Red rose petals scatted the overturned dirt. Beneath the shade of a crepe myrtle, the cowboy crooned a sad love song.
Sweeter than ever now. Boy, I remember how.
They’re the words of a heartbroken husband, lyrics that now carry a deeper meaning.
Months after KHOU 11 Investigates exposed a broken 911 system in the weeks after Hurricane Harvey, there’s new insight into just how bad the situation was. The sheriff’s office says all emergency calls should be answered within 10 seconds, but department records show on some days, those calls went unanswered for several minutes.
His was a love affair cut short, by what Gene Bowman says didn’t happen the day his wife, Janet, needed help.
“Accidents happen,” he said, “but to get brought down like that…”
His voice trailed off. She was the love of his life. They met on the wood floors of a country dance hall. He twirled her around and she captured his heart.
They went through the tragedy and triumph that come with years of marriage. They loved to travel but loved each other more than anything.
Then came Sept. 9. It was two weeks after Hurricane Harvey flooded Houston and forced Harris County’s 911 center out of its downtown home and into temporary quarters. The move triggered big problems for the 911 system and thousands of callers needing help.
Jason Spencer is the spokesman for the Harris County Sheriff’s Office. He said the thousands of calls became a “capacity issue.”
“We know that we had thousands of calls over that time period that were not answered in our target of less than 10 seconds,” Spencer said.
But what Bowman didn’t know is the day Janet stopped breathing, the average time it took 911 callers to get someone on the phone was nowhere near that goal of 10 seconds or less.
According to sheriff’s department records, the average wait time on Sept. 9 was 5 minutes and 13 seconds.
Bowman’s wait? Even longer.
“I’m trying to wait for somebody,” Bowman said. “And the message comes on and says, ‘We’re experiencing a high call volume. Please stay on the line. Do not hang up.’”
So he waited. The sheriff’s office says it has no record of Bowman’s call. But records from Bowman’s cell phone company show he spent more than 13 minutes on hold.
He said he never heard a dispatcher’s voice ask: “Harris County 911. What’s the location of your emergency?”
Instead, a neighbor drove three blocks to the nearest ambulance station to summon help. Rescuers performed CPR and eventually brought Janet Bowman back to life, but the damage was done.
“Three days into it, her heart stopped,” he said. “We knew that she hadn’t gotten enough oxygen.”
Days later, Janet Bowman, a retired Harris County Sheriff’s deputy, died.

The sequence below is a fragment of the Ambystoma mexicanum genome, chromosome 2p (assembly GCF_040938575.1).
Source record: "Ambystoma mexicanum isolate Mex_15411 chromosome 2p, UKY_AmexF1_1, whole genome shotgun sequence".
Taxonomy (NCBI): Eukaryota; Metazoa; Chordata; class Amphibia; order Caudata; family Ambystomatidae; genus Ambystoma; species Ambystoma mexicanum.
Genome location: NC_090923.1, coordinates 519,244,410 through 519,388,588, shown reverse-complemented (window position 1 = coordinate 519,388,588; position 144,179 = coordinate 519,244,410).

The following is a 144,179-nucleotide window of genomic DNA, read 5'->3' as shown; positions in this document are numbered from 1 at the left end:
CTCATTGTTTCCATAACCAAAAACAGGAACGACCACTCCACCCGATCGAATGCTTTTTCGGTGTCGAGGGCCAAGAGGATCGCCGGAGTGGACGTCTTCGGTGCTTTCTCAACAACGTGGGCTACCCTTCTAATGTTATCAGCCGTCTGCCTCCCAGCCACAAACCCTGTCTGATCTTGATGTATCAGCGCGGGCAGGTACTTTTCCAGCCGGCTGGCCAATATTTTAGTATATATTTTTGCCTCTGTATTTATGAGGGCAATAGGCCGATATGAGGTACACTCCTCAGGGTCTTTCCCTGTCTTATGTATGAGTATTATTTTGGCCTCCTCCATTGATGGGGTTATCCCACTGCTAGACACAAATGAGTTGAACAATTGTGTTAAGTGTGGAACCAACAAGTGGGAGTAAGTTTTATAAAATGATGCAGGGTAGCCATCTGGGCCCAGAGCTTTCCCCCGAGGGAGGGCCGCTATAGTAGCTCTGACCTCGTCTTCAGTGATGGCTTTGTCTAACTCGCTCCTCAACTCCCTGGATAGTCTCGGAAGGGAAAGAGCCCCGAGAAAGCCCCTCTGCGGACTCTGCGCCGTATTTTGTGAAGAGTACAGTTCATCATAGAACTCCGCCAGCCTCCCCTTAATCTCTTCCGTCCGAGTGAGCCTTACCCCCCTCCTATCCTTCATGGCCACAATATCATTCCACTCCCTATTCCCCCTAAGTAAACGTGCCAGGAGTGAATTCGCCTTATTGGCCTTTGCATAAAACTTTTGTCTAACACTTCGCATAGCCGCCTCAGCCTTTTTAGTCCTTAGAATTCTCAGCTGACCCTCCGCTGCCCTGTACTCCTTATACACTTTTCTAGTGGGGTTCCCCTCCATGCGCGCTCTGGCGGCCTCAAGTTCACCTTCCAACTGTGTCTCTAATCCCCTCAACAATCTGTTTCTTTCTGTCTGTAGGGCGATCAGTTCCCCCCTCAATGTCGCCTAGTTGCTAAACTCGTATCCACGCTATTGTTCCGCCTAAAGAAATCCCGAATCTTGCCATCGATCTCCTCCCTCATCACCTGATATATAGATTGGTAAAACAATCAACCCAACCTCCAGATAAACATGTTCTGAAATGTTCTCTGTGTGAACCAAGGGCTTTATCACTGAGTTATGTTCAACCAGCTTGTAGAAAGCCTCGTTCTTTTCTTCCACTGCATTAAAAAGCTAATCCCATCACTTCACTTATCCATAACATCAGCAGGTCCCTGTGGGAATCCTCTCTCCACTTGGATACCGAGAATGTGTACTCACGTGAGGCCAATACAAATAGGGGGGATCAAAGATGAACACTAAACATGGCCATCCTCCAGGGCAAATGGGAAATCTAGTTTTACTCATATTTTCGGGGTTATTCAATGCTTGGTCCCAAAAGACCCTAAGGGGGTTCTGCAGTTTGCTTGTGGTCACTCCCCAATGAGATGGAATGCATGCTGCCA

“She would have had a fighting chance if the system hadn’t failed us,” Bowman said.
He believes that had a dispatcher answered his calls quickly, his wife would be alive today.
“Those are heartbreaking stories for us,” Spencer said. “It’s our job to save lives...and so to hear of people who were trying to get help, who were desperate for help and not able to get it in the time that they needed, it is beyond distressing for us.”
But the day Bowman called for help wasn’t an anomaly.
Records show in the two and a half weeks after the flood, there were 11 days where callers averaged more than two minutes on hold – including one day where it took an average of 22 minutes and 5 seconds for someone to answer those calls for help.
So what was the problem?
Internal emails show a variety of technical glitches including “laptops running very slow,” “connectivity issues,” “(computer-aided dispatch) keeps going down,” meaning call takers had to “hand write the call information and give them to a person to deliver them to a dispatcher.”
When a 911 technician placed a test call, nearly three weeks after the storm, he told a supervisor he “waited for exactly 15 minutes and 32 seconds before my call was answered.”
They are problems Harris County Judge Ed Emmett says can’t happen in the next disaster.
“All of us know it happened,” Emmett said. “We want to make sure it doesn’t happen...So going into next hurricane season, this will be right there at the top of the list of projects we need to take care of.”
After a month at the temporary location, dispatchers are back in the county’s 911 center. Spencer says problems with wait times are gone. The focus now is on plugging the holes Hurricane Harvey exposed in 911’s back-up plans.
“We need to do better and our commitment is to do better,” Spencer said.
They are fixes to a system, Bowman says, that cost him the love of his life.
“It can help a lot of people in the future, but ah, not for us,” he said. “Not for me. My sweetheart’s gone.”
The sheriff’s office says discussions about how to improve its back-up system already started.
One big thing the department says it’s looking at is how to get extra dispatchers in a disaster. Right now, there are agreements with other surrounding agencies to help, but Spencer says because Hurricane Harvey affected such a large area, those other departments didn’t have any re-enforcements to send.